He knew this was coming. This is the way of the pro football world. It’s a tough game for tough guys. You don’t pay a guy millions of dollars because it’s nice to see his face at the facility every day, and you don’t play for a lot less money because you like the way your uniform looks on you. This is a business, for both parties. What you saw yesterday is a player and a team that understands that and appreciates each party’s position. The show of emotion, and it was real, not fake, lets us know it’s not just about the money, it’s also about the heart, but the business aspect of the game always wins out and we have to understand that, too. They said goodbye the right way, with dignity and grace.

Greg from Bellevue, WA

I've heard people say it takes three years to evaluate how a team did in a draft. Do you believe that, or can you grade the 2010 and 2011 Packers drafts now? In your mind what constitutes a successful draft, one great player like Rodgers or Matthews, or a host of role players?

What did Justice Stewart say, you’ll know a good draft when you see one? Well, not exactly, but, yeah, you will. An Aaron Rodgers instantly makes any draft a success, even if everybody else is a bust. If a draft lacks a star-quality player, then it better have produced some starters or it’s not a success. A good draft can surface sooner than in three years, but I agree that it has to be given at least three years to surface. The 2010 draft produced four starting-caliber players and is on its way to a nice run of success. The 2011 draft includes several candidates to become starting-caliber players.

Paul from De Pere, WI

Any chance Gregg Williams is banned from the league? How far reaching is the issue with head-hunting bounties?

Every day brings us another story on another former player confirming the evidence of a bounty system. This story is getting deeper and deeper and a part of me thinks the commissioner doesn’t mind all of this information coming forth because it is certainly aiding his attempts to change the culture of professional football. I don’t know what the punishment will be, but I think it’s obvious Coach Williams is the victim of bad timing. Remember the Buddy Ryan bounties when Ryan was the coach of the Eagles? Relatively speaking, it created barely a ripple of interest from the league or fans. These are different times and this is a different game.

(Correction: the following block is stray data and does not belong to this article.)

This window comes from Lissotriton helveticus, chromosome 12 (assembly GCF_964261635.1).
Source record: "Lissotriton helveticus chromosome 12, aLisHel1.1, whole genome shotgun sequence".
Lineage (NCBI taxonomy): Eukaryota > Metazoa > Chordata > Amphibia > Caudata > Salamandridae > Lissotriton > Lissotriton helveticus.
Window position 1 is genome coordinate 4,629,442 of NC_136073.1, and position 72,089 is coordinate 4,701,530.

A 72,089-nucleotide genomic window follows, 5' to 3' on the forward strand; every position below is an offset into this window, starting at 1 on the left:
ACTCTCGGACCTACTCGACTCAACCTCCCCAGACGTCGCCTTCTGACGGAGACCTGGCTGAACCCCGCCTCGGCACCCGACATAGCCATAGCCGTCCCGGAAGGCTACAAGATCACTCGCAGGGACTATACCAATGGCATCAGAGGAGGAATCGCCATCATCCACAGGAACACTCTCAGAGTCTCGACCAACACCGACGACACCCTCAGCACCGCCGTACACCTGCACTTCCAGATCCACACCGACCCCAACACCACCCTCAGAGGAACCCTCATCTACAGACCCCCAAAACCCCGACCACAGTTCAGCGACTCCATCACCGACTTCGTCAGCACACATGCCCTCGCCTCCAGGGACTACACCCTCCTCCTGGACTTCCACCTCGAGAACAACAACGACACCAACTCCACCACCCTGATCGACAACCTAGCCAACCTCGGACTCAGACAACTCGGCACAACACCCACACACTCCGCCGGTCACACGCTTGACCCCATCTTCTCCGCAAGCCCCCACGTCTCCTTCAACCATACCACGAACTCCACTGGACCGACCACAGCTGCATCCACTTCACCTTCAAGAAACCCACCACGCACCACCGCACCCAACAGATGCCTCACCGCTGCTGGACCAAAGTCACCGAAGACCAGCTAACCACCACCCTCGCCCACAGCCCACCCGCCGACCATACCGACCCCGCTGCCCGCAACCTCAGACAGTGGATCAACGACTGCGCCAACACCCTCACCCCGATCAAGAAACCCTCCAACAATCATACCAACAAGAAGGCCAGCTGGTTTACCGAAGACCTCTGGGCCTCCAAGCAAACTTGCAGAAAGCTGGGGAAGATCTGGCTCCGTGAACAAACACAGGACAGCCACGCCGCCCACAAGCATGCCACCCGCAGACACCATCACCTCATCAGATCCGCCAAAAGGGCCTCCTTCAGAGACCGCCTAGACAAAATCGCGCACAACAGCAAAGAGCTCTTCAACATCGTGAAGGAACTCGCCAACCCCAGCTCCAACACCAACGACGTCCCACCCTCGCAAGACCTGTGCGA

John from West Bend, WI

While I agree that Roger Goodell has been successful in changing the culture of accepted violence in the NFL, do you think he might be going too far?

If something isn’t done to provide for increased player safety, especially as it pertains to protecting players from head injury, litigation will threaten the future of the game, on all levels. It has to be done.

Paul from Crawfordsville, IN

What are your thoughts on Peter Konz?

I have to believe the Packers have done a lot of homework on him.

Harry from Waupaca, WI

In all your years of being a fan, do you have a favorite player that you really did not want to see retire or leave the team he spent most of his career with?

No, because I view retirement from the game as a wonderful celebration of a great career and, hopefully, a step into a peaceful future that includes financial security. Nothing makes me feel better than seeing my favorite players get their “gold watch,” so to speak. I wasn’t able to attend Fred Taylor’s retirement press conference, but I watched it online and I smiled through the whole thing. The growth in Fred has been fantastic. He’s a happy man with a family around him, and it appears he has provided for his financial security. That was at issue early in his career after Fred was scammed by his agent. I talked to him about it then and he was suffering from the betrayal, but his new agent assembled a recovery team and they found the money in the Cayman Islands, I believe, and the whole incident became a lesson in professional football that changed Fred’s perspective on the game and on life, too. Football is a young man’s game. The notion that these players can play forever is ridiculous. When they hit 10 years, the end is near, and that’s when it’s time to think back on how they’ve entertained us and be thankful for it.

Jeff from Saint Paul, MN

Yesterday, you explained about incentives. Since Peyton Manning did not play at all last year, will all of his incentives be NLTBE, or do they go back to his previous year of action?

I don’t know the particulars to his contract, but if they included incentives that were likely to be earned (LTBE), which would mean the Colts would’ve had to carry them on their 2011 cap, then they will be credited to the Colts’ 2012 cap because, obviously, those incentives weren’t met. If they were not likely to be earned (NLTBE), then they weren’t carried on the 2011 cap and, therefore, are extinguished.

Marty from LoMack, AZ

What kind of backs do the Packers have?

Ones that can run, catch and block in blitz pickup. That’s what the Packers’ offensive system demands of its backs.

Terry from Regina, Canada

I don't understand the process with Mike Wallace and how they put a first-round tender on him if he was actually a third-round pick. Can you clear this up for me?

The tender that returns original draft pick compensation is the next tender level down from first-round compensation. It would decrease the salary the team would have to pay should the player not be signed to an offer sheet, but I think it’s safe to say the original draft pick compensation level wouldn’t accomplish much in the way of protecting Wallace from being signed to an offer sheet.

Joe from Virginia Beach, VA

I'm sorry to sound like a whiner here, but it just isn't fair what the Packers will receive for Flynn.

The rules are the same for everybody.